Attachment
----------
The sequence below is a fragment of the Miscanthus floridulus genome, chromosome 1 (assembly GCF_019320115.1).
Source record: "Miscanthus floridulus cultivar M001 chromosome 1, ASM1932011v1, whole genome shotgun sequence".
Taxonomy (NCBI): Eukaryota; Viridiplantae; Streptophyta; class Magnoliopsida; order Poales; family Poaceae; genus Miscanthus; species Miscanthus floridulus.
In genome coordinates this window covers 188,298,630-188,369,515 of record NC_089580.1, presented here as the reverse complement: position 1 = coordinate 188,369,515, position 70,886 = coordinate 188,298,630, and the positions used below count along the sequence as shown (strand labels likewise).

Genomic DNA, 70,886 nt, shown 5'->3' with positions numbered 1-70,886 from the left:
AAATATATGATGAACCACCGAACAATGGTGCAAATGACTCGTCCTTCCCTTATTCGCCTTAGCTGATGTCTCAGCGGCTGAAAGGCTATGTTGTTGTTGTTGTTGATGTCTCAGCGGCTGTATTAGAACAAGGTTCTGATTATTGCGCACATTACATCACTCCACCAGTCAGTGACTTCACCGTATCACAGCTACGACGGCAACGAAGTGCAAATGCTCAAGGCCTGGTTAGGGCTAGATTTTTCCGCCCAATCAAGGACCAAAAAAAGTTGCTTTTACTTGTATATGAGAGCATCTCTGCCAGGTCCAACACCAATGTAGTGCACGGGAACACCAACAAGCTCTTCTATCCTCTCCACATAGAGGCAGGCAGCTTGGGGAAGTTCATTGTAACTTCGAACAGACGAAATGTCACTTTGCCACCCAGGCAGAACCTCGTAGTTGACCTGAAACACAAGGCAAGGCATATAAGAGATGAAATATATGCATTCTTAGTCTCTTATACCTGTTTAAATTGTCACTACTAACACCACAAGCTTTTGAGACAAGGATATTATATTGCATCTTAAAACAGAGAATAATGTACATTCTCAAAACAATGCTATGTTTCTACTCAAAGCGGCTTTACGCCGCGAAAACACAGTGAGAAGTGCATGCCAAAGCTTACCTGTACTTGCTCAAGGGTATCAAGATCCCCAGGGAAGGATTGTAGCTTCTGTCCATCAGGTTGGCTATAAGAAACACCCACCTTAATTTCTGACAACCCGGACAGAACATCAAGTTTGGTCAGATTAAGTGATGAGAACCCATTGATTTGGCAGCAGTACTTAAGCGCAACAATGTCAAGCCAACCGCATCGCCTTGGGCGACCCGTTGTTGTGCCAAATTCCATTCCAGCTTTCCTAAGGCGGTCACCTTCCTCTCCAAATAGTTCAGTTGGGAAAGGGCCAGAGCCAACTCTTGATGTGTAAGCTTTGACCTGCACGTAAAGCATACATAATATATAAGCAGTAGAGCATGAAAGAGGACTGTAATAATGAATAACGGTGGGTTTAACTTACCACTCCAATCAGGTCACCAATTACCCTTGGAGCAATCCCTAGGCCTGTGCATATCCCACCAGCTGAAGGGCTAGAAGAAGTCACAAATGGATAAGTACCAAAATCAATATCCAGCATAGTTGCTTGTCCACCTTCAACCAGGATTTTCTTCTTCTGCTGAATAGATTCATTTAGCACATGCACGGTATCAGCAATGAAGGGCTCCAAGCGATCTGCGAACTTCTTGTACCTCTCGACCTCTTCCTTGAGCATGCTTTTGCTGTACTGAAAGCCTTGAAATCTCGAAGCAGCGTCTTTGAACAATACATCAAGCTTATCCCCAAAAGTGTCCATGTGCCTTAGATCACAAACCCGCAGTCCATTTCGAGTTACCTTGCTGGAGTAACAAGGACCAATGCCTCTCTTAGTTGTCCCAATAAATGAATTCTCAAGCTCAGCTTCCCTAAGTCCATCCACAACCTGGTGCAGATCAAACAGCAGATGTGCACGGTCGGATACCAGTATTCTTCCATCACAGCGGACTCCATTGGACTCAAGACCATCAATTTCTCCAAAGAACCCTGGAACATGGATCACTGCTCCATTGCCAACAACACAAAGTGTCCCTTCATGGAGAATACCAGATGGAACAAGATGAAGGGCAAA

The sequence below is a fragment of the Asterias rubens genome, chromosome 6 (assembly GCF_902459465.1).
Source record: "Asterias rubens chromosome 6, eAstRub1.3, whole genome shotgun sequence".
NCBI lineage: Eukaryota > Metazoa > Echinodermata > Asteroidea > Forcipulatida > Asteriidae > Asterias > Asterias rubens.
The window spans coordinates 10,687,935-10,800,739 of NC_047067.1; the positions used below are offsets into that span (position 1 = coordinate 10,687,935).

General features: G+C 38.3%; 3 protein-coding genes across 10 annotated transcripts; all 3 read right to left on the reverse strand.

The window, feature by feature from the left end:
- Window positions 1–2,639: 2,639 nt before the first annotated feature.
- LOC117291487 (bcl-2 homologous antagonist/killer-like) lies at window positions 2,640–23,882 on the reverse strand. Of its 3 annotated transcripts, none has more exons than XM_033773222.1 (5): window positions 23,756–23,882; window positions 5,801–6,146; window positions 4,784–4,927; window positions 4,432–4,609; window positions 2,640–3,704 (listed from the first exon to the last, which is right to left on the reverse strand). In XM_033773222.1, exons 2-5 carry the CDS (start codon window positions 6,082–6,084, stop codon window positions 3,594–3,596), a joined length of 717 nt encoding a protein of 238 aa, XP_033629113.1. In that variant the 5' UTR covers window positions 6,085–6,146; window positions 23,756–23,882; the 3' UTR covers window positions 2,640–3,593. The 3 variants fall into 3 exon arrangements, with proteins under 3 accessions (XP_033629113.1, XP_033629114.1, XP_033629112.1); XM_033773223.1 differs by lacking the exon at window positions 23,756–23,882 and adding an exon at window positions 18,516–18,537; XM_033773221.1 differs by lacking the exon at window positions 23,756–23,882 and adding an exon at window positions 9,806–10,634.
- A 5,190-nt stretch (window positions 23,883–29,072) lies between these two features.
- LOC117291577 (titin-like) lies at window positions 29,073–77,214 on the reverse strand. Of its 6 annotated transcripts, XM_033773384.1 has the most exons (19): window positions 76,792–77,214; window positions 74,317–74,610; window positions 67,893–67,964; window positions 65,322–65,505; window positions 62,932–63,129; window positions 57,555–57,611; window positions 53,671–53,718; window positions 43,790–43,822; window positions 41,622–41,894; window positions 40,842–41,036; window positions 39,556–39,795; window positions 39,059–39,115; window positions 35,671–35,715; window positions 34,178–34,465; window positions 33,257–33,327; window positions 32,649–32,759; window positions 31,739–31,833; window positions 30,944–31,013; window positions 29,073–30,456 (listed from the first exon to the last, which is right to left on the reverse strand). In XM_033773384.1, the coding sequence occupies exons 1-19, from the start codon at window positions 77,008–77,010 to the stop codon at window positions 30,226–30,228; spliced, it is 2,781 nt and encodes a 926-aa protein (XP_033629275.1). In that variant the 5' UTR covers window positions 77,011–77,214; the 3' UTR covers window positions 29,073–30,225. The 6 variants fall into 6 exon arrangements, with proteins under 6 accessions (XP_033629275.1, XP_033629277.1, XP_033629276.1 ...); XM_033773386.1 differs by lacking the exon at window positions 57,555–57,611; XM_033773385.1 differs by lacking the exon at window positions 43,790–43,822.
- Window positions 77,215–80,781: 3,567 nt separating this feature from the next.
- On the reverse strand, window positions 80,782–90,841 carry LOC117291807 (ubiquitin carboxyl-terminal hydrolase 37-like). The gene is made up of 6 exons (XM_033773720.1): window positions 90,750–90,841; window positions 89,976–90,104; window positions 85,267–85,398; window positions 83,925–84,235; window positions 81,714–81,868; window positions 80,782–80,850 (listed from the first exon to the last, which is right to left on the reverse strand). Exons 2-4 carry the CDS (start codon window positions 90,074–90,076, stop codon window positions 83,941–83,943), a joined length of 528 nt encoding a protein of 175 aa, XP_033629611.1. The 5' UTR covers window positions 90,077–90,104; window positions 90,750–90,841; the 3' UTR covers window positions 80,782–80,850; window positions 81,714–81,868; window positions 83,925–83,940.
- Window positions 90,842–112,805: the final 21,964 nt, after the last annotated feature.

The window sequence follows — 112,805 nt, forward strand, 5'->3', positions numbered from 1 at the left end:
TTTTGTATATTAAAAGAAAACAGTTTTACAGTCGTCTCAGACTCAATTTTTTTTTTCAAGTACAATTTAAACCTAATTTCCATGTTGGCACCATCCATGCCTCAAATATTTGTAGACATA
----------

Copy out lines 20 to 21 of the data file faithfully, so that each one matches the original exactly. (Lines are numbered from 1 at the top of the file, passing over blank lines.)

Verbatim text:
The window sequence follows — 112,805 nt, forward strand, 5'->3', positions numbered from 1 at the left end:
TTTTGTATATTAAAAGAAAACAGTTTTACAGTCGTCTCAGACTCAATTTTTTTTTTCAAGTACAATTTAAACCTAATTTCCATGTTGGCACCATCCATGCCTCAAATATTTGTAGACATA